September 15, 2013

Daniel Kany: Postcards from the great Thomas Cornell

(Continued from page 1)

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"Wild Pig," 1960, by Thomas Cornell

Image courtesy of June Fitzpatrick Gallery

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"Goat I," 1969, by Thomas Cornell

Image courtesy of June Fitzpatrick Gallery

Additional Photos Below

ART REVIEW

"THE PRIORITY OF NATURE" -- PRINTS BY THOMAS CORNELL

WHERE: June Fitzpatrick Gallery, 522 Congress St., Portland

WHEN: Through Sept. 27

HOURS: Noon to 5 p.m. Tuesday to Saturday

INFO: 699-5083; junefitzpatrickgallery.com

The most striking works of the show, however, are Cornell's figurative groups of the other classicism -- the intoxicating Dionysian rather than the ordered Apollonian. In his 1975 "Dionysian Scene," a group of 15 or so nude figures gather in a forest clearing.

After a moment, we see these are women around a standing male striking a bit of a pose. Taking another cue from classical painting, a female figure standing on the left side of the image confronts the viewer directly with a knowing smile and an unbroken gaze.

Cornell's "Dancing Women" (1975) is one of the most powerfully creepy images I have ever seen (and I am a Goya fan). It seems to tap directly into a subversive nerve.

Some might see a fearsomely unbridled image of witchcraft, but Cornell's repeated references and my classical Bowdoin education point me towards "maenads" -- in Greek, the "raving ones" who would dance themselves into intoxicated frenzies in worship of Dionysus, the Greek god of wine.

Three of the four naked dancers each wields a thyrsus (a ritual staff) while one holds aloft a barely visible and soon-to-be sacrificed goat.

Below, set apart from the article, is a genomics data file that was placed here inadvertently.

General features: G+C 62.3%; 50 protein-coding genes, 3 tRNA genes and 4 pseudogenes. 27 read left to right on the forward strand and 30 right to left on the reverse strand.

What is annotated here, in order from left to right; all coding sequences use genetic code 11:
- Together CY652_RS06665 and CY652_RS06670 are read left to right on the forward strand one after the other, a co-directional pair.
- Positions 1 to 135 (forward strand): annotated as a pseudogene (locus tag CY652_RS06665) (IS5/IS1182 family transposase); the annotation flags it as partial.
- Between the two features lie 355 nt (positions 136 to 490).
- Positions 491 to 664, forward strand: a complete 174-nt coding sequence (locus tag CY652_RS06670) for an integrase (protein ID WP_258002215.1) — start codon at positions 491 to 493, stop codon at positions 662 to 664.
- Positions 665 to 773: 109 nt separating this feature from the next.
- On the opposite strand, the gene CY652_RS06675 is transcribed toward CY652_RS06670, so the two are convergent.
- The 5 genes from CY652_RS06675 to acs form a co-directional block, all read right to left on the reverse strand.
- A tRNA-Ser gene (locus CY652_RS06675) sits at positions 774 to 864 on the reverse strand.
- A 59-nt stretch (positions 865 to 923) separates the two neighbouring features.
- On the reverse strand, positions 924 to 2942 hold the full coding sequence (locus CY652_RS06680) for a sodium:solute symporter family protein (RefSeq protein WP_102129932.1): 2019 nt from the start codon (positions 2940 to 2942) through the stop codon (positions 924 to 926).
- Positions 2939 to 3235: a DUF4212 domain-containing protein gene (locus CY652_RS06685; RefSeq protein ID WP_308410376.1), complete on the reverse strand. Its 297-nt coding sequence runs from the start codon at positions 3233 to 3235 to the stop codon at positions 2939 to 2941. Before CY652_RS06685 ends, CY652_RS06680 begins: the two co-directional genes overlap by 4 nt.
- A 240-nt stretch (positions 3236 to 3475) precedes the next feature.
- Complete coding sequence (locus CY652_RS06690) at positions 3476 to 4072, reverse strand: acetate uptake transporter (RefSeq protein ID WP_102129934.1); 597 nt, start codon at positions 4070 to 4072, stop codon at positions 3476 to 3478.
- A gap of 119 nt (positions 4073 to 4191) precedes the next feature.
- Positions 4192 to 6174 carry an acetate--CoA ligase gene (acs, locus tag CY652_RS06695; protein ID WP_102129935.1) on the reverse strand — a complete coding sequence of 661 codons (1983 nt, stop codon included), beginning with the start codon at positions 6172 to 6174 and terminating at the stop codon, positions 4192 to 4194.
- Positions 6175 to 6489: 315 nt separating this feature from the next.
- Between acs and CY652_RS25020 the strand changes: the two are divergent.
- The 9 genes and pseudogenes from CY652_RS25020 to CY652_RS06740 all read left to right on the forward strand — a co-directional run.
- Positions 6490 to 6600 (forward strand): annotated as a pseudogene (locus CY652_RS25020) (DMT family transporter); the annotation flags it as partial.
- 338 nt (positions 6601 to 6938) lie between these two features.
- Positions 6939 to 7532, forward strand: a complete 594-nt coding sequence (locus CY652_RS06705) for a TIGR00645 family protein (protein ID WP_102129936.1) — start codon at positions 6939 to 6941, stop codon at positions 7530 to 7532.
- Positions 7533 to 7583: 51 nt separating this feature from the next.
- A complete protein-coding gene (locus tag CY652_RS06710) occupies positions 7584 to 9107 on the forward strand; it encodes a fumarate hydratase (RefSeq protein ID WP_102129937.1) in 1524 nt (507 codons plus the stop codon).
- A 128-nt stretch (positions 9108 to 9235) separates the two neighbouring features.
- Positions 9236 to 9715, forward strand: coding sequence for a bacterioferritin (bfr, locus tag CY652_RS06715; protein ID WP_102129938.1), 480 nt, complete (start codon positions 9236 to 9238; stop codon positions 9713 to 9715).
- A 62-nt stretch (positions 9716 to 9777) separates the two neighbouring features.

To most viewers, this will be a disturbing image. There is something, again, uncanny about the state of the dancers, which is essentially the opposite of the anthropomorphized intelligence and awareness of the "Old Monkey."

But this taps into an elementally humanistic and even proto-feminist version of classicism celebrated throughout the history of Western painting by Poussin, Titian, Giorgione, C?nne, Picasso and Matisse, among so many others.

It may look like unbridled wildness, but "Dancing Women" reaches down deep into our culture.

Cornell was a sophisticated printmaker and a deep thinker drawn to the explosively subversive potential of human nature. "The Priority of Nature" shows Cornell understood the power of art. 

Freelance writer Daniel Kany is an art historian who lives in Cumberland. He can be contacted at:

dankany@gmail.com

 

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Additional Photos

click image to enlarge

"Pig," 1960, by Thomas Cornell

Image courtesy of June Fitzpatrick Gallery

click image to enlarge

"Old Monkey," 1959-'60, by Thomas Cornell

Image courtesy of June Fitzpatrick Gallery

 


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